Reimagining the petrol subsidy
The government has taken an initiative to provide a subsidy of Rs100 per liter on petrol to provide some relief to the low-income class in the prevailing economic situation. It plans to charge affluent consumers more to fund the subsidy.
Under this scheme, a two-tier pricing system will be opted. There is a monthly cap of 21 litres per month for two- or three-wheeler vehicles, and a cap of 30 litres per month for small cars with 800cc capacity or below. According to Petroleum Minister Musadik Malik, the scheme will cover around 20 million registered bikes and rickshaws and 1.36 million cars.
Although the government has planned a relief scheme to protect the vulnerable, it has to tackle multiple challenges. Two methods have been discussed so far to make the scheme work. First, the applicant will receive an OTP (one-time password) after getting registered through an SMS that needs to be shown and verified at fuel stations along with a CNIC. This can be a time-consuming task as it will result in increased queue timing at petrol pumps.
Second, people will get fuel cards to redeem their allotted fuel quota. Apart from this, the per-day limit to consume subsidize petrol is 2-3 litres for two- or three-wheelers and 5-7 liters for small automobile consumers to discourage the possible emergence of the black market.
It is also important to understand the mechanism of subsidized pricing. The petroleum minister says Ogra will determine two different prices for both high-income and low-income consumers. For example, at the current petrol price of Rs272 per litre, the low-income group will be charged Rs222 per litre and high-income consumers will be charged Rs322 per litre. So technically, it is a Rs50 subsidy per litre with a Rs100 difference for both classes – the rich and the poor. However, the complete burden will be borne by rich people, which may result in tax evasion and under declaration of assets.
Now the question is: what will happen when the consumption limit exceeds the limit of 21 litres for two- or three-wheelers and 30 litres for 800cc vehicles? Will they be charged the actual market price or the higher price set for rich consumers? Again, it is not clear.
It is important to note that a majority of 800cc and below vehicles are used as taxi and commercial vehicles, and their consumption is much higher than any normal family usage car. Every additional consumption above the limit will cost them the full price of Rs322 per litre. A small car on average consumes three tanks – 30-litre capacity – in a month. In this context, it will not only ruin the purpose of providing subsidies but also put an additional burden of Rs1,500 on the consumers.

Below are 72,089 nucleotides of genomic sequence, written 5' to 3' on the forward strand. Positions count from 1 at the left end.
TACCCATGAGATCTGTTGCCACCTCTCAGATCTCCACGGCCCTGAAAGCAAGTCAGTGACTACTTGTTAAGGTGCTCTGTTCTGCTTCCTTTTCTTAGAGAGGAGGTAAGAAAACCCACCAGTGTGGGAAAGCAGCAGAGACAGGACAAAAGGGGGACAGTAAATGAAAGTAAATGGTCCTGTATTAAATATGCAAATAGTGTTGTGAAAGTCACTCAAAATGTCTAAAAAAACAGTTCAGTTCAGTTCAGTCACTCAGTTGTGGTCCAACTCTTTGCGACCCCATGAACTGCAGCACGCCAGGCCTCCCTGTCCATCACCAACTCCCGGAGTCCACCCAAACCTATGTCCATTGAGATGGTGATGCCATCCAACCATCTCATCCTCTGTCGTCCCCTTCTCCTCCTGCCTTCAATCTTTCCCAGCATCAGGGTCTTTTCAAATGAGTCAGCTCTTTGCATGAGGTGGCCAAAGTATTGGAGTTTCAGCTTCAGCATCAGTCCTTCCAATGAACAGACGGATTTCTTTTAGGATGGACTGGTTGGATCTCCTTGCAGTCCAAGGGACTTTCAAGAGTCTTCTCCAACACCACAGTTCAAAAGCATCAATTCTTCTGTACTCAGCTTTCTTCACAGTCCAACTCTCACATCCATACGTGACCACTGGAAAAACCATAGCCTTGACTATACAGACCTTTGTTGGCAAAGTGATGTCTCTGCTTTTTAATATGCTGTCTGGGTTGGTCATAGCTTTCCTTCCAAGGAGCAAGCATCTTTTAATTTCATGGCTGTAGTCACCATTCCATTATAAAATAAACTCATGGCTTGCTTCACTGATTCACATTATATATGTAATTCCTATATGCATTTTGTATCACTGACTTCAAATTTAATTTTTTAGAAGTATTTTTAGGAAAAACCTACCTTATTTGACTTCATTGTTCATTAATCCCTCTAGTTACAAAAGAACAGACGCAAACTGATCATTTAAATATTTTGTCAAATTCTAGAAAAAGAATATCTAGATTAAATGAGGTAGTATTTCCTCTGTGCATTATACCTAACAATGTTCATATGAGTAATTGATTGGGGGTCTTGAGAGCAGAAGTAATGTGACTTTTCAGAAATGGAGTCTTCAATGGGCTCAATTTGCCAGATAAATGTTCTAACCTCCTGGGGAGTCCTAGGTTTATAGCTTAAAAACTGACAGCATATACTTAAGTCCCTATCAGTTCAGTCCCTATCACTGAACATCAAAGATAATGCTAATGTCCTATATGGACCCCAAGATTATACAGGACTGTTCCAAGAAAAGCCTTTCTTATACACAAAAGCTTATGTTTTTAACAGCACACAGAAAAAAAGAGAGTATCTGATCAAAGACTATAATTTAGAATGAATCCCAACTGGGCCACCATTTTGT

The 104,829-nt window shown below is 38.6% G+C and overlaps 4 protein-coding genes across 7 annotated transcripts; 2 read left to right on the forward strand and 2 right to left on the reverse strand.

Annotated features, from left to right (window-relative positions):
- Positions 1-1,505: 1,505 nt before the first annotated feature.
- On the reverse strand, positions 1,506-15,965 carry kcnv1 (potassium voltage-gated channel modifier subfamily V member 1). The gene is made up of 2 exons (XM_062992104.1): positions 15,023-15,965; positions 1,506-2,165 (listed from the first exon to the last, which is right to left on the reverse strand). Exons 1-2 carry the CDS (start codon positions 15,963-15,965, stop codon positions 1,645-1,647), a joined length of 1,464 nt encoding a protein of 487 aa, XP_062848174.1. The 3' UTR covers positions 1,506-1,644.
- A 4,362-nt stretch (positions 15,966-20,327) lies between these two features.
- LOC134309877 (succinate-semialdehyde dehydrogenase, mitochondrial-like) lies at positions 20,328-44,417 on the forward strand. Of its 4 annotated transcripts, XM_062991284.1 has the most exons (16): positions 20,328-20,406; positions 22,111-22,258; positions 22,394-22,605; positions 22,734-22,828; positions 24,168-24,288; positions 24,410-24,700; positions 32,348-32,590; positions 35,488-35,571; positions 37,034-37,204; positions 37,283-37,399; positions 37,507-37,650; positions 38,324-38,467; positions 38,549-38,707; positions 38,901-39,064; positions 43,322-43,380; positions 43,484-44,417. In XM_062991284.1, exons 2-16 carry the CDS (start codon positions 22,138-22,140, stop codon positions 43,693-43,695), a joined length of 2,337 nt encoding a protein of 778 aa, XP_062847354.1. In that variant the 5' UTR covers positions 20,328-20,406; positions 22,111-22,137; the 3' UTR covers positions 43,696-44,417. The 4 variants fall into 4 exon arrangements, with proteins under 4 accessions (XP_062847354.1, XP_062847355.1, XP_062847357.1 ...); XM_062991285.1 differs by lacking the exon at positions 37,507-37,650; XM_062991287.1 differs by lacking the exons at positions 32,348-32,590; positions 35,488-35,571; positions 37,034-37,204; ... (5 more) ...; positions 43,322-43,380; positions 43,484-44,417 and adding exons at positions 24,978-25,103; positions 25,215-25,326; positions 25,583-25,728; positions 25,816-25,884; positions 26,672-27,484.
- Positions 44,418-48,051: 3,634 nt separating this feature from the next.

Also, only 800cc cars and below are eligible for this scheme. What about the other middle-income households with a 1000cc car and a monthly income of Rs100,000? If we assume that these cars consume 100 litres per month on average, then neglecting the middle class will put an excessive burden of at least Rs5,000 per month. Apart from this, a majority of loader rickshaws are not registered at excise offices due to lack of certification from the concerned departments. More than 200,000 loader rickshaws are operating without registration in Punjab alone, and will ultimately be ignored from the benefits of this scheme.
This will not only affect their consumption behaviour affected by a reduction in disposable income due to inflation but also push a majority of them below the poverty line. Already 71 million people have been pushed below the poverty line due to devastating floods in June 2022.
The story does not end here. This scheme will also enhance inequality by making eligible a car owner with a 660cc engine worth Rs2.5 million and above and neglect the use of 1000cc cars with a market worth of Rs0.8 million. Also, it promotes regressive taxation by putting more stress on the poor and the middle class.
This subsidy seems inadequate for providing relief to the poor as it will further exacerbate the existing crucial situation in the country. Pakistan is already facing the worst socio-economic crisis of all time and the crises like flash floods and conflicts are adding fuel to the fire. Inflation in the country touched the record-high level – 31.5 per cent on year-on-year basis – during the month of February 2023, with food inflation recorded around 41.9 per cent. During such times, when the country is already facing multiple issues, putting pressure on low- and middle-income groups may further worsen their purchasing power.
Additionally, the IMF seems unhappy with the announced scheme. At a time when the government is waiting for the staff-level agreement – already delayed by eight months – announcing a subsidy scheme without consulting with the IMF may further delay the deal, further affecting the economy. Pakistan’s foreign exchange reserves can barely support the essential imports of four weeks. As a result, the country is eagerly waiting for the release of $1.1 billion installments from the $6.5 billion bailout package agreed with the IMF in 2019.
Pakistan needs to rethink the policy as it can create more stress on consumers. The eligibility criteria should be based on the income level not on the vehicle category. The government needs to set a benchmark for the eligible community based on the prevailing market conditions.
Relief schemes like ‘sasti roti’ failed to achieve their objective in the past. We now need to focus more on long-term solutions, instead of short-term schemes. The tax system can be improved by increasing the tax net and implementing the progressive taxation system. Apart from announcing such schemes, the government should focus more on targeted subsidies in terms of cash transfers through mobile wallets and bank accounts.